Though I was obviously aware that I in no way, shape, or form fall within Dirk Diggler’s reach of the target demographic of Bill Holderman’s Book Club, upon seeing the trailer, I was curious as to what the focus of the film would be. There were so many various directions of so many various magnitudes in which a premise of this sort could potentially navigate that I found the concept somewhat intriguing in spite of myself. Plus, hey, you expect me to review the new movies (right?) and I’ve always had a bit of a soft spot for Mary Steenburgen ever since I was a kid and my mom’s affinity for the holidays resulted in my watching One Magic Christmas approximately six-thousand times.
If you aren’t familiar with the film, Book Club centers on a group of longtime friends (Steenburgen, Diane Keaton, Candice Bergen, and Jane Fonda) who still make time to meet once a month for their . . . you guessed it . . . book club. Their club’s theme for the year (quite the commitment) is books that have been adapted into movies, so, when her turn comes around, Fonda’s Vivian chooses Fifty Shades of Grey as that month’s assigned reading. The book’s saucy content reignites the flames of the ladies and they set out to once again learn how to live life to the fullest . . . primarily by getting laid.
Going into the film, I was truly intrigued. Was this film going to be a commentary on the social impact that the Fifty Shades series has had on modern American culture? Would it address the series’ more problematic messages from the perspectives of older, more experienced women? Or perhaps the narrative would go in the opposite direction and take a stand on behalf of E. L. James’s best-selling franchise, proclaiming it to be nothing more than harmless entertainment. Well, it turns out that, for better or for worse, the movie really doesn’t do much of either.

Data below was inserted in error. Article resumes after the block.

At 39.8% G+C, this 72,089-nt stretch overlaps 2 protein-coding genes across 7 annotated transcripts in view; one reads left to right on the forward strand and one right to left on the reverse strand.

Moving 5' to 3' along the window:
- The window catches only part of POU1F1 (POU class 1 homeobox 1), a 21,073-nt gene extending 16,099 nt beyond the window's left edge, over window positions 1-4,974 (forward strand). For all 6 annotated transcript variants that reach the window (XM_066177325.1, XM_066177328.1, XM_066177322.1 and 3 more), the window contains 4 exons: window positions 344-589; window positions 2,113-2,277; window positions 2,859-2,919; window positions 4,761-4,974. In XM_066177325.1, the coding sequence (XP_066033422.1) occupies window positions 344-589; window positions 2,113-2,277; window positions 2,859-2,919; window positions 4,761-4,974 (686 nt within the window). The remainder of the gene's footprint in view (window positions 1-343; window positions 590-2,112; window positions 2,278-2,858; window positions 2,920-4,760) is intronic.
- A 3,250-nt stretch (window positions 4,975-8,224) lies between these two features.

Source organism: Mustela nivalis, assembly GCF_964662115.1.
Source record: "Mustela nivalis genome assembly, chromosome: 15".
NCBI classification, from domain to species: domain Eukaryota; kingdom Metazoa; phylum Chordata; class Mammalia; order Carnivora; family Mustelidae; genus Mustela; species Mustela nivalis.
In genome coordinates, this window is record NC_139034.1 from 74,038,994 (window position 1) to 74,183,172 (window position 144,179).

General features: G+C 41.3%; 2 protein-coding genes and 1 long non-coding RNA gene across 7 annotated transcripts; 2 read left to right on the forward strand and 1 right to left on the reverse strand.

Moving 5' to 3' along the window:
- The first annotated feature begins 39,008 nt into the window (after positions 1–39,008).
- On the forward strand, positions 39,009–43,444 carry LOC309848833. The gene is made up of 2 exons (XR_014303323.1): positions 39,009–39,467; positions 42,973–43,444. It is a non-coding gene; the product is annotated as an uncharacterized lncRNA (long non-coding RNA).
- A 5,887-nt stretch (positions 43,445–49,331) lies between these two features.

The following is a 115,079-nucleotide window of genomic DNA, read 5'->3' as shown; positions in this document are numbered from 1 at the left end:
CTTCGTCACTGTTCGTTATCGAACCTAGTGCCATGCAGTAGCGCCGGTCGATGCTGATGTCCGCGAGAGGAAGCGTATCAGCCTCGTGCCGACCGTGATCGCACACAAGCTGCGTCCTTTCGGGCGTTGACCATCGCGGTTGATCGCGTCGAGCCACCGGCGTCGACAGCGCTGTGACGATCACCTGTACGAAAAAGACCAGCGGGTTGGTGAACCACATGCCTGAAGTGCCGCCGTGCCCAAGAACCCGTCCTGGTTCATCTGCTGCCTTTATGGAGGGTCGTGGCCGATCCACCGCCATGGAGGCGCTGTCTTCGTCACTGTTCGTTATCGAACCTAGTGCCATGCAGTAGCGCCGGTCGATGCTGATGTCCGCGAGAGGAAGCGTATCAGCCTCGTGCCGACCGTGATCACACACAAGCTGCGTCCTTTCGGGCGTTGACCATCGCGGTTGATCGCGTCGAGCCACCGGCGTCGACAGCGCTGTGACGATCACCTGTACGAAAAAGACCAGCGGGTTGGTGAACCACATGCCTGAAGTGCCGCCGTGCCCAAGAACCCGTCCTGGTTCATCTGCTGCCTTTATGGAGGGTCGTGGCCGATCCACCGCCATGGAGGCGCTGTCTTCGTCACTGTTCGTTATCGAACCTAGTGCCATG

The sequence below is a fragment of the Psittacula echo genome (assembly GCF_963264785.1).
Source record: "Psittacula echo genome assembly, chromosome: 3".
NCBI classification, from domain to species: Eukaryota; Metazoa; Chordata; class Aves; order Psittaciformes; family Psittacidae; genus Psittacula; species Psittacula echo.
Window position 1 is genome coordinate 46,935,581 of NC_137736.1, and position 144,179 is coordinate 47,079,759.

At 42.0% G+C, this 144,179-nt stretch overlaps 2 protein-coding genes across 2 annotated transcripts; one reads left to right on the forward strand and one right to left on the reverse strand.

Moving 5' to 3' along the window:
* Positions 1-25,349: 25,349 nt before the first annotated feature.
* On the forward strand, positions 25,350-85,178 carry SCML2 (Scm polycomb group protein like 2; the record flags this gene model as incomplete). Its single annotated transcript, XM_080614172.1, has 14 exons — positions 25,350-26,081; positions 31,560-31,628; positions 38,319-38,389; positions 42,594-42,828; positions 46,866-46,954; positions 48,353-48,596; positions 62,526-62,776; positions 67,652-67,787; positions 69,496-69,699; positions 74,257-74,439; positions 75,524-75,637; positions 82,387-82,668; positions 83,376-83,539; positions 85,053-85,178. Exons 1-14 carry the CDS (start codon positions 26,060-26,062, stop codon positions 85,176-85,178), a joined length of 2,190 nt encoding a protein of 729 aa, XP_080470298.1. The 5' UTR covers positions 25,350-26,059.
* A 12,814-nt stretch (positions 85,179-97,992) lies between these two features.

James’s book really doesn’t have any significant influence on the friends outside of pushing them towards the revelation that they have come to find their own lives to be boring, as if they’re all simply waiting to die. None of them are suddenly pulling on leather dominatrix masks or donning spikes. Of course, nobody – including myself – was exactly asking for that. But let’s be honest; the movie would be the talk of the industry if that had actually happened. Instead, the narrative focuses on the women and their internal search for excitement and fulfillment. I suppose this is fine and even the appropriate take on the premise, but I can’t help but feel that the film plays it extremely safe considering all of the possibilities.
The other people in my screening seemed to be enjoying themselves, however. Then again, as I stated, I’m not the target audience. They very much were. Look, I can’t speak for them, their experience, or their interests. My only real point of reference is what I see my grandmother watch on television when I go to visit her for Thanksgiving, which is lots of Fox News, Dr. Phil, true crime, and scripted crime. So, while I suppose there’s nothing wrong with three of those four things, none of them really light the world on fire with copious amounts of wit, intelligence, or humor. So, if that is anything like the general viewing habits of senior citizen women, then Book Club would come across as the height of groundbreaking, sophisticated entertainment the likes of which Rupert Murdoch has never imagined.
The film is a bit long for its subject matter. It’s mostly fine, but does begin to drag a bit, as it has more endings than The Return of the King (find that #ThrowbackThursday here). Truly, the ending took so long that I half-expected to see the Square Enix logo appear when it was all over. Continuing with the video game analogy, each of the four characters gets their own “ending”, so to speak, which of course makes sense from a narrative point of view, but could have been pared down a bit to keep it moving along a little more briskly.
To be fair, though, I wasn’t having an awful time. The film isn’t exactly a paragon of introspection (despite its half-hearted attempts to be otherwise), but the cast – including, besides the four leads, the likes of Craig T. Nelson, Don Johnson, Andy Garcia, Alicia Silverstone, Wallace Shawn, Ed Begley, Jr., and Richard Dreyfuss – are experienced and talented enough to elevate the material to the level of amusing and entertaining. This is the senior citizen set’s own version of Blockers (but not nearly as good). I don’t think many – if any – of you fit within this film’s target demographic any more than I do. But, if you end up going with your mom or grandmother or whoever, I don’t expect you’ll have the worst time of your life. It’s not as if this is The 15:17 to Paris; it’s not a bad movie. It’s just safe and predictable.
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